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China now has the world’s largest navy, and the United States could throw far fewer ships into a conflict in Taiwan, she said. “China’s missile force is also believed to be capable of attacking ships at sea to neutralize the main US instrument of power projection, aircraft carriers.”

Earlier this week, the Seventh Fleet ordered the aircraft carrier Ronald Reagan and his attack group to sail north from Singapore to the South China Sea and toward Taiwan. A Navy spokesman declined to say whether the carrier would sail near Taiwan or cross the Taiwan Strait.

Taiwan is a political minefield for Washington.

Ms. Pelosi has put President Biden in a difficult position. She and her staff insist that the Speaker, as the leader of a separate but equal branch of the US government, has the right to go wherever she pleases.

For his part, Mr. Biden does not want to be seen as dictating where the Speaker can travel. He has indicated that he doubts the wisdom of the journey.

“I don’t think the military thinks it’s a good idea right now,” Biden said.

In a deliberately ambiguous diplomatic settlement passed when Washington recognized communist-ruled China in 1979, the United States maintains a “one China” policy that recognizes, but does not endorse, the Chinese position that Taiwan is part of China .

President Biden has said three times, most recently in May, that the United States would use force to help Taiwan against a Chinese invasion. On each occasion, the White House backtracked on its statements, saying the policy of “strategic ambiguity” persisted, including Washington remaining vague about how vigorously the United States would come to the aid of Taiwan.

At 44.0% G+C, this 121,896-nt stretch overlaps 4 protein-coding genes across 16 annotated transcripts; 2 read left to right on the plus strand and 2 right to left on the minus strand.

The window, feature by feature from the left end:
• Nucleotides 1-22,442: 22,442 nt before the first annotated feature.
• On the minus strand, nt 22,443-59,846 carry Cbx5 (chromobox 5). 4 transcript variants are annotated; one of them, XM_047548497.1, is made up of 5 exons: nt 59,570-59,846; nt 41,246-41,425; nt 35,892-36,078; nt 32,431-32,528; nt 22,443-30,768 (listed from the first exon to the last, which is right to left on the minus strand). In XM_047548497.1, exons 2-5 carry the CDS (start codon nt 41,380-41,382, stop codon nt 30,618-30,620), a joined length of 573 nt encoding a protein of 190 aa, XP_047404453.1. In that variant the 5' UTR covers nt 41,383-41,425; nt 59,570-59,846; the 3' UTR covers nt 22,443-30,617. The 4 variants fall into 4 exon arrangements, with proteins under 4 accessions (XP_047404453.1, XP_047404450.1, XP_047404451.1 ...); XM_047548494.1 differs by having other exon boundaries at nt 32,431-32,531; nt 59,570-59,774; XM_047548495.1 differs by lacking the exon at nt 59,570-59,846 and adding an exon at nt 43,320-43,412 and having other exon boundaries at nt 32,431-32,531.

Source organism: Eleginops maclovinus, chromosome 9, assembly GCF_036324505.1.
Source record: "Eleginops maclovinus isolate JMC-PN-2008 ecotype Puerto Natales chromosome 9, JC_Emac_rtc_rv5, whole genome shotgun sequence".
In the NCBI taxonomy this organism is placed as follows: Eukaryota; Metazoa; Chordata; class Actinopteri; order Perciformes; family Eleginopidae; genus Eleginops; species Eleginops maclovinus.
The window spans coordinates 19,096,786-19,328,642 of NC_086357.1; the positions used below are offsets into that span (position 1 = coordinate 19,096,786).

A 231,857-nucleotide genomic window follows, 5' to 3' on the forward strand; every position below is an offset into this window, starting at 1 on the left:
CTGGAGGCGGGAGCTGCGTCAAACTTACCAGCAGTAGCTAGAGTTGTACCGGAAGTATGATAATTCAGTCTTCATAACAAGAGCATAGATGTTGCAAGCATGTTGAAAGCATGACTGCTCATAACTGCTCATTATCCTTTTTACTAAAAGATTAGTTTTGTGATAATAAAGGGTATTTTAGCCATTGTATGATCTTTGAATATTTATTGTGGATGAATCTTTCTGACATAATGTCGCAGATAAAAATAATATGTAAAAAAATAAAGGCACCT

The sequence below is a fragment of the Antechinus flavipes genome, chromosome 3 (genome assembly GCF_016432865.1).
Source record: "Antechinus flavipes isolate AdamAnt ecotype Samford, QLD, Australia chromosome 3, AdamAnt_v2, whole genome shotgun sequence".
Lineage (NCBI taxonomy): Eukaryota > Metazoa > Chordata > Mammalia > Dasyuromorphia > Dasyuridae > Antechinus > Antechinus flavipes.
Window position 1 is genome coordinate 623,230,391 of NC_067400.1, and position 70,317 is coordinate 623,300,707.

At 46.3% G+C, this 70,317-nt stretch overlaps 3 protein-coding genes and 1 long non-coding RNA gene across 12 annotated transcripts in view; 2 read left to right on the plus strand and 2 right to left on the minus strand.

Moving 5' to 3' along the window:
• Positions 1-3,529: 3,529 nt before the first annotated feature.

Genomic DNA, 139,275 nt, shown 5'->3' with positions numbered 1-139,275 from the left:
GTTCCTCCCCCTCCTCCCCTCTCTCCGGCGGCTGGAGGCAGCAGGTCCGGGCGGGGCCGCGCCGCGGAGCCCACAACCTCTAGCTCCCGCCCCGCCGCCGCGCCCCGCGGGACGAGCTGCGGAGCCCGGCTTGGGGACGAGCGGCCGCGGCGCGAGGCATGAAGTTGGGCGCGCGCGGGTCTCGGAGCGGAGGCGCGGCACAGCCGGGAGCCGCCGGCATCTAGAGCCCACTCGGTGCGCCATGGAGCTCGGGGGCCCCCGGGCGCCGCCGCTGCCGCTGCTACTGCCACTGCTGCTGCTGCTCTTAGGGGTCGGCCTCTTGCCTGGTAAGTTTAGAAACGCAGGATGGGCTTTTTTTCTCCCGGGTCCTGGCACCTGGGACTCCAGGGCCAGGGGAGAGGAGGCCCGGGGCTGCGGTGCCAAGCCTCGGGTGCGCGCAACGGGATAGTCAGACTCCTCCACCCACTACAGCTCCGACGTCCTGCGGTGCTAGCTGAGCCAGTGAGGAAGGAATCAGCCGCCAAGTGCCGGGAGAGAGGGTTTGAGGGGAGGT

The United States maintains strong diplomatic relations with China, with a major embassy in Beijing and four consulates across the country. But relations are low due to military, economic and ideological competition between the two countries.

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Current ambassador to Beijing, R. Nicholas Burns, is one of America’s most accomplished diplomats. In Taiwan, the United States has a representative office, the American Institute in Taiwan, headed by an inconspicuous State Department official. At the same time, Washington provides Taiwan billions of dollars in military aid and weapons.

Ms. Pelosi has a history of poking China in the eye.

The Speaker is a long-standing critic of China. In Beijing she is seen as hostile.

As a two-term congressman from California, Ms. Pelosi Beijing in 1991, two years after Chinese troops opened fire on student protesters around Tiananmen Square, killing hundreds, if not thousands.

Accompanied to the plaza by several congressional colleagues and a small group of reporters, Ms. Pelosi a banner commemorating the dead students. The banner read: “To those who died for democracy in China.”

Mike Chinoy, a UKTN correspondent at the time, recalled in an article this week how Ms. Pelosi then left the square in a taxi. Police arrested the reporters and held them for a few hours, he wrote.

Ms. Pelosi is a strong supporter of the Dalai Lama and the rights of Tibetans. In 2015, Mrs. Pelosi, with official permission from the Chinese government, Lhasa, the capital of Tibet, on a strictly controlled trip usually inaccessible to foreign officials and journalists.

The Speaker’s plans for a trip to Taiwan attracted some unlikely donors. Senior officials in the Trump administration, including former Secretary of State Mike Pompeo and former Secretary of Defense Mark Esper, said they wanted to join her. Mr Pompeo tweeted that he was exiled in China but would like to accompany Ms Pelosi to Taiwan.

The post Why Pelosi’s Visit to Taiwan Increases Tensions Between the US and China appeared first on New York Times.